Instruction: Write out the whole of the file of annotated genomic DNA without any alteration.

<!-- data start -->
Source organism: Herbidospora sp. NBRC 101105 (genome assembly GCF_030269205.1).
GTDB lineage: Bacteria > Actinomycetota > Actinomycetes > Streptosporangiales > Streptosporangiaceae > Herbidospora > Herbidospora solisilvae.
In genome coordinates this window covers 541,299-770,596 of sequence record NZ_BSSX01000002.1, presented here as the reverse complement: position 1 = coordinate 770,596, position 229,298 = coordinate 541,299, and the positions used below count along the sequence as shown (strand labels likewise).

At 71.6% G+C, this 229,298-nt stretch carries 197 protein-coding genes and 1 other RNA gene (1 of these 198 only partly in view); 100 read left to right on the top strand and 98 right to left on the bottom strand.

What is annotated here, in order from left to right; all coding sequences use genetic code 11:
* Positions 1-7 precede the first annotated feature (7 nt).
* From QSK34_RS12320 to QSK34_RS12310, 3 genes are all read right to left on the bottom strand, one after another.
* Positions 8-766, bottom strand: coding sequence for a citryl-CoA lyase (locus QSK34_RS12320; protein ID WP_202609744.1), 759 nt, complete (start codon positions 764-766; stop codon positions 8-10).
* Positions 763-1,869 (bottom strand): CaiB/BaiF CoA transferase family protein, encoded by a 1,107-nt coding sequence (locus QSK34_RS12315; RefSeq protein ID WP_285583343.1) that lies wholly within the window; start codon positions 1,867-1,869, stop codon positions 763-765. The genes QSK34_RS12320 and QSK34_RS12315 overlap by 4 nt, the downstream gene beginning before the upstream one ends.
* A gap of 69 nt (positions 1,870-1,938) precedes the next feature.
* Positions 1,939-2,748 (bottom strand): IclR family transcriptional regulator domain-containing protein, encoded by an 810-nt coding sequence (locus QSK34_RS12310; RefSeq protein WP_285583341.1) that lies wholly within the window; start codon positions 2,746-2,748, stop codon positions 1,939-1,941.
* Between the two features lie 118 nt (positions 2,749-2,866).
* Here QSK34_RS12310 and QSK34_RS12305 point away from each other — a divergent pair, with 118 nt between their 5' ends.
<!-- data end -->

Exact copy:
Source organism: Herbidospora sp. NBRC 101105 (genome assembly GCF_030269205.1).
GTDB lineage: Bacteria > Actinomycetota > Actinomycetes > Streptosporangiales > Streptosporangiaceae > Herbidospora > Herbidospora solisilvae.
In genome coordinates this window covers 541,299-770,596 of sequence record NZ_BSSX01000002.1, presented here as the reverse complement: position 1 = coordinate 770,596, position 229,298 = coordinate 541,299, and the positions used below count along the sequence as shown (strand labels likewise).

At 71.6% G+C, this 229,298-nt stretch carries 197 protein-coding genes and 1 other RNA gene (1 of these 198 only partly in view); 100 read left to right on the top strand and 98 right to left on the bottom strand.

What is annotated here, in order from left to right; all coding sequences use genetic code 11:
* Positions 1-7 precede the first annotated feature (7 nt).
* From QSK34_RS12320 to QSK34_RS12310, 3 genes are all read right to left on the bottom strand, one after another.
* Positions 8-766, bottom strand: coding sequence for a citryl-CoA lyase (locus QSK34_RS12320; protein ID WP_202609744.1), 759 nt, complete (start codon positions 764-766; stop codon positions 8-10).
* Positions 763-1,869 (bottom strand): CaiB/BaiF CoA transferase family protein, encoded by a 1,107-nt coding sequence (locus QSK34_RS12315; RefSeq protein ID WP_285583343.1) that lies wholly within the window; start codon positions 1,867-1,869, stop codon positions 763-765. The genes QSK34_RS12320 and QSK34_RS12315 overlap by 4 nt, the downstream gene beginning before the upstream one ends.
* A gap of 69 nt (positions 1,870-1,938) precedes the next feature.
* Positions 1,939-2,748 (bottom strand): IclR family transcriptional regulator domain-containing protein, encoded by an 810-nt coding sequence (locus QSK34_RS12310; RefSeq protein WP_285583341.1) that lies wholly within the window; start codon positions 2,746-2,748, stop codon positions 1,939-1,941.
* Between the two features lie 118 nt (positions 2,749-2,866).
* Here QSK34_RS12310 and QSK34_RS12305 point away from each other — a divergent pair, with 118 nt between their 5' ends.